Fed Chairman Ben BernankeDuring the heat of the financial crisis, Ben Bernanke's Federal Reserve doled out a mountain of money to keep the damage from getting any worse. But if you think American companies were the biggest beneficiaries of this largess, you'd be wrong. Foreign companies landed a whopping 68% of the billions of dollars the Fed spent as part of its lender-of-last-resort Commercial Paper Funding Facility (CPFF), according to a DailyFinance review of data the Fed has recently released.

During the nearly 15-month program that began in late October 2008, the Fed purchased $395.9 billion in commercial paper from U.S. companies and from foreign companies that had U.S. issuers. Those foreign companies scored $267.9 billion, or nearly 68% of the program, while U.S. companies received $128.1 billion, or 32%.

Of the total 544 transactions under the CPFF, the gap narrowed between foreign and U.S. companies. Foreign companies accounted for 52.6% of the transactions and the U.S. the remainder.

Where Did the Money Go?

From the Fed's point of view, throwing aid to foreign companies would trickle down to the benefit of U.S. businesses and consumers. "Foreign-based institutions are important providers of credit to U.S. businesses and households. The Federal Reserve's broader policy was aimed at providing liquidity, to encourage a general willingness to lend, increase access to credit and support confidence in global financial markets," according to a statement from Jeff Smith, a spokesman for the Federal Reserve Bank of New York, which financed the commercial paper purchases.

Federal Reserve Bailout Commercial Paper Purchases

But the Fed didn't track whether the liquidity it provided to these foreign parents of U.S. issuers was applied, or redirected, to the U.S. issuers of these foreign parents, says one source familiar with the situation. Nor was there any requirement that a percentage of the borrowed funds be applied or rerouted to these U.S. issuers of foreign parents.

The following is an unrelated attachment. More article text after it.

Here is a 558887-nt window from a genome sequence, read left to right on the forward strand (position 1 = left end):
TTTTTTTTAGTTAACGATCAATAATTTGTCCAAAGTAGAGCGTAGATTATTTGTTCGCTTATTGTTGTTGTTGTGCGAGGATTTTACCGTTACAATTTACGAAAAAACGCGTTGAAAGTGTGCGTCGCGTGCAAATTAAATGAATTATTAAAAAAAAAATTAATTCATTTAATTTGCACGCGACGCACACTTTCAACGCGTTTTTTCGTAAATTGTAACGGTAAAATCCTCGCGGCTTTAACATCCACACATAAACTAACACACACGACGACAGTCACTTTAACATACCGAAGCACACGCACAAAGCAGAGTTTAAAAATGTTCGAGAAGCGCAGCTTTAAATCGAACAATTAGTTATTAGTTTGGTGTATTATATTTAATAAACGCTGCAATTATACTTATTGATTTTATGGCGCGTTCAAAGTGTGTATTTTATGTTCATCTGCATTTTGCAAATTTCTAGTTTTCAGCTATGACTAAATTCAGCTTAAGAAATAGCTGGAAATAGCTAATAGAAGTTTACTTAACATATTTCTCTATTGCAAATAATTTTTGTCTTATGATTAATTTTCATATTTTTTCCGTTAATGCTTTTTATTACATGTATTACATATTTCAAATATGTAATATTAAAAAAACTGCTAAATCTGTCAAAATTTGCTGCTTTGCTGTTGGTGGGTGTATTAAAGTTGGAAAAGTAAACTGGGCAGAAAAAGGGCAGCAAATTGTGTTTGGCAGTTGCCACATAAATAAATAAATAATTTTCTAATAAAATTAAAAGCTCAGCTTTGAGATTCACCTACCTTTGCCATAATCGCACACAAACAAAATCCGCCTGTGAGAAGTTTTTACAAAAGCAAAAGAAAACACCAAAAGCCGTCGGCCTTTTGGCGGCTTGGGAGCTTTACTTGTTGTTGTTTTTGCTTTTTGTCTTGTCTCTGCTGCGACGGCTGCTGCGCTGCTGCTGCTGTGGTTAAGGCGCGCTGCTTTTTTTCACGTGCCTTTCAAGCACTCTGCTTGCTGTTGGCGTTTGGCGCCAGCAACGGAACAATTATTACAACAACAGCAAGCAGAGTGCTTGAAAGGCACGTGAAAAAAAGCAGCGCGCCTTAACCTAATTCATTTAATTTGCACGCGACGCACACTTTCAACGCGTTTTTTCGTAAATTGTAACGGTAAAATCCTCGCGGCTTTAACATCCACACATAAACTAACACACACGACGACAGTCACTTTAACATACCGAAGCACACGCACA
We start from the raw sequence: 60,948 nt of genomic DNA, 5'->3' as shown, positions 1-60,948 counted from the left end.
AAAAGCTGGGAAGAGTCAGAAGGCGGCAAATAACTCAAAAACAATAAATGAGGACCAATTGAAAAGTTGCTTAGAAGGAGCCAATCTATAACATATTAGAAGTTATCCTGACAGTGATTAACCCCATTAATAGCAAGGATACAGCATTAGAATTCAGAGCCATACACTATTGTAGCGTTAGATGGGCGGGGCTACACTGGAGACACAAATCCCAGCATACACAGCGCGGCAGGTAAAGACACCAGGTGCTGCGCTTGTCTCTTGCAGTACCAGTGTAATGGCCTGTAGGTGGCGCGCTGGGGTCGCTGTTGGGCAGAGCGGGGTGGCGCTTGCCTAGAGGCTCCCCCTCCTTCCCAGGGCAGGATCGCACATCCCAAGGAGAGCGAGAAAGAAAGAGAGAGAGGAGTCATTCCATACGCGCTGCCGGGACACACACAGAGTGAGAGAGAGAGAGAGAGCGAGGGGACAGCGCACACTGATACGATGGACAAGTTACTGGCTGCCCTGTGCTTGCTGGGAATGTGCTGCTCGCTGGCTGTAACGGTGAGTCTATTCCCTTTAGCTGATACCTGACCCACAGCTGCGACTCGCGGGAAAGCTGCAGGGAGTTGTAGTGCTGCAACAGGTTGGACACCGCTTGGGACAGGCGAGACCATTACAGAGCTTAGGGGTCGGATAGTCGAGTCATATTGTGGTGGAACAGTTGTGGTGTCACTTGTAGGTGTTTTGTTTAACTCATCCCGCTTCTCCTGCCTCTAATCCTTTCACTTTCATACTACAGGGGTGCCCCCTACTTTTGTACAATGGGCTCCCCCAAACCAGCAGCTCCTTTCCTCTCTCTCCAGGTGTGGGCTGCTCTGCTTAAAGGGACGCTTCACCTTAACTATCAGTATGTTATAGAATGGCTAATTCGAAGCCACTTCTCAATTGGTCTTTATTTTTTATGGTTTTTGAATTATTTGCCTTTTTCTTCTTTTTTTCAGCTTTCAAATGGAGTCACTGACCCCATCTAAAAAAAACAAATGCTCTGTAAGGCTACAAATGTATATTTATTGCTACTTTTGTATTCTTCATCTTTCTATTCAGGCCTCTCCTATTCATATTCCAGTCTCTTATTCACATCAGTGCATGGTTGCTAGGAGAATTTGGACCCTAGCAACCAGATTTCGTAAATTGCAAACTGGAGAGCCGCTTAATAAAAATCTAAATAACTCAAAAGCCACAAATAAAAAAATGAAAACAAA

So, for instance, the Fed isn't sure how much of the staggering $74.5 billion it lent to Swiss-based bank UBS (UBS) was redirected toward helping UBS's liquidity woes in the U.S. The Swiss banking giant captured the most funding among foreign companies under the program. But whether the company was big or small, like Mitsubishi UFJ Financial Group, which borrowed a modest $114 million, there was no accountability to determine whether these foreign-based institutions were truly putting their liquidity to use for the good of U.S. businesses and households.

"Jaw-Dropping Details"

The Fed's CPFF was just one of nearly a dozen programs the government launched during the economic crisis beginning in December 2007, according to a Fed announcement last week. These programs amounted to more than 21,000 individual credit and other transactions, which were designed to stabilize markets during the crisis and restore the flow of credit to American families and businesses. The Fed also acquired $1.25 trillion in mortgage-backed securities, doled out another $3.8 trillion in loans under its Term Auction Facility and funded a whopping $8.95 trillion with its Primary Dealer Credit Facility, as part of this broader effort.